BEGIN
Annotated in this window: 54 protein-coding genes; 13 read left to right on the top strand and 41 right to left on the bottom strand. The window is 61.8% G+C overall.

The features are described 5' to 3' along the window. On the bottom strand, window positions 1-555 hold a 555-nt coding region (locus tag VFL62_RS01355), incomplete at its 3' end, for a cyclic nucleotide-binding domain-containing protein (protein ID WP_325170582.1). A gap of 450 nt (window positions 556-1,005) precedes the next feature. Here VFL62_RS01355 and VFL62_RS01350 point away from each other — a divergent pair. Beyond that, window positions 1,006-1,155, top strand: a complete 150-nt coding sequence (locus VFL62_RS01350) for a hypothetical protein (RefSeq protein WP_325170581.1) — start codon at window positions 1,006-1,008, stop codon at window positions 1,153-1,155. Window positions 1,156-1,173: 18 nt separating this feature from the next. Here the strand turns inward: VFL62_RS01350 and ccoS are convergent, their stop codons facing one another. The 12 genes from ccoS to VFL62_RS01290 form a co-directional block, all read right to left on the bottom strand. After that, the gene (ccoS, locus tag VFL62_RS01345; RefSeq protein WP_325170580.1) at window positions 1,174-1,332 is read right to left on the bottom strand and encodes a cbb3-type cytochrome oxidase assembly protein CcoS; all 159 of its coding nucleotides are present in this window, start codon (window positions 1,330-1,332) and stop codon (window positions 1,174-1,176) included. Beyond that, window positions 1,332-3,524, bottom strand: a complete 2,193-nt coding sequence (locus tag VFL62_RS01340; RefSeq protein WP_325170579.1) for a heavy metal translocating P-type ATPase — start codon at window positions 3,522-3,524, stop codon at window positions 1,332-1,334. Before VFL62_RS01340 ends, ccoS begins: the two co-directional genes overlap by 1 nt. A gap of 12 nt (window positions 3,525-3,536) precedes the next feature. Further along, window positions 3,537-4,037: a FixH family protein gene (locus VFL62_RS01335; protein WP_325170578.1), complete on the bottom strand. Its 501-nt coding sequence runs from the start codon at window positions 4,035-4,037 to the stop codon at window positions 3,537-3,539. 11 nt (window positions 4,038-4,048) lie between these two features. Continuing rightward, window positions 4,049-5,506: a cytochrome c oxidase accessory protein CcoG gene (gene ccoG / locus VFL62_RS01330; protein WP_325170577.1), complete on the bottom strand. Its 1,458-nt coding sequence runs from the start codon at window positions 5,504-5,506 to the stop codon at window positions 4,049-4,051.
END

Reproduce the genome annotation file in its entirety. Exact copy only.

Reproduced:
Annotated in this window: 54 protein-coding genes; 13 read left to right on the top strand and 41 right to left on the bottom strand. The window is 61.8% G+C overall.

The features are described 5' to 3' along the window. On the bottom strand, window positions 1-555 hold a 555-nt coding region (locus tag VFL62_RS01355), incomplete at its 3' end, for a cyclic nucleotide-binding domain-containing protein (protein ID WP_325170582.1). A gap of 450 nt (window positions 556-1,005) precedes the next feature. Here VFL62_RS01355 and VFL62_RS01350 point away from each other — a divergent pair. Beyond that, window positions 1,006-1,155, top strand: a complete 150-nt coding sequence (locus VFL62_RS01350) for a hypothetical protein (RefSeq protein WP_325170581.1) — start codon at window positions 1,006-1,008, stop codon at window positions 1,153-1,155. Window positions 1,156-1,173: 18 nt separating this feature from the next. Here the strand turns inward: VFL62_RS01350 and ccoS are convergent, their stop codons facing one another. The 12 genes from ccoS to VFL62_RS01290 form a co-directional block, all read right to left on the bottom strand. After that, the gene (ccoS, locus tag VFL62_RS01345; RefSeq protein WP_325170580.1) at window positions 1,174-1,332 is read right to left on the bottom strand and encodes a cbb3-type cytochrome oxidase assembly protein CcoS; all 159 of its coding nucleotides are present in this window, start codon (window positions 1,330-1,332) and stop codon (window positions 1,174-1,176) included. Beyond that, window positions 1,332-3,524, bottom strand: a complete 2,193-nt coding sequence (locus tag VFL62_RS01340; RefSeq protein WP_325170579.1) for a heavy metal translocating P-type ATPase — start codon at window positions 3,522-3,524, stop codon at window positions 1,332-1,334. Before VFL62_RS01340 ends, ccoS begins: the two co-directional genes overlap by 1 nt. A gap of 12 nt (window positions 3,525-3,536) precedes the next feature. Further along, window positions 3,537-4,037: a FixH family protein gene (locus VFL62_RS01335; protein WP_325170578.1), complete on the bottom strand. Its 501-nt coding sequence runs from the start codon at window positions 4,035-4,037 to the stop codon at window positions 3,537-3,539. 11 nt (window positions 4,038-4,048) lie between these two features. Continuing rightward, window positions 4,049-5,506: a cytochrome c oxidase accessory protein CcoG gene (gene ccoG / locus VFL62_RS01330; protein WP_325170577.1), complete on the bottom strand. Its 1,458-nt coding sequence runs from the start codon at window positions 5,504-5,506 to the stop codon at window positions 4,049-4,051.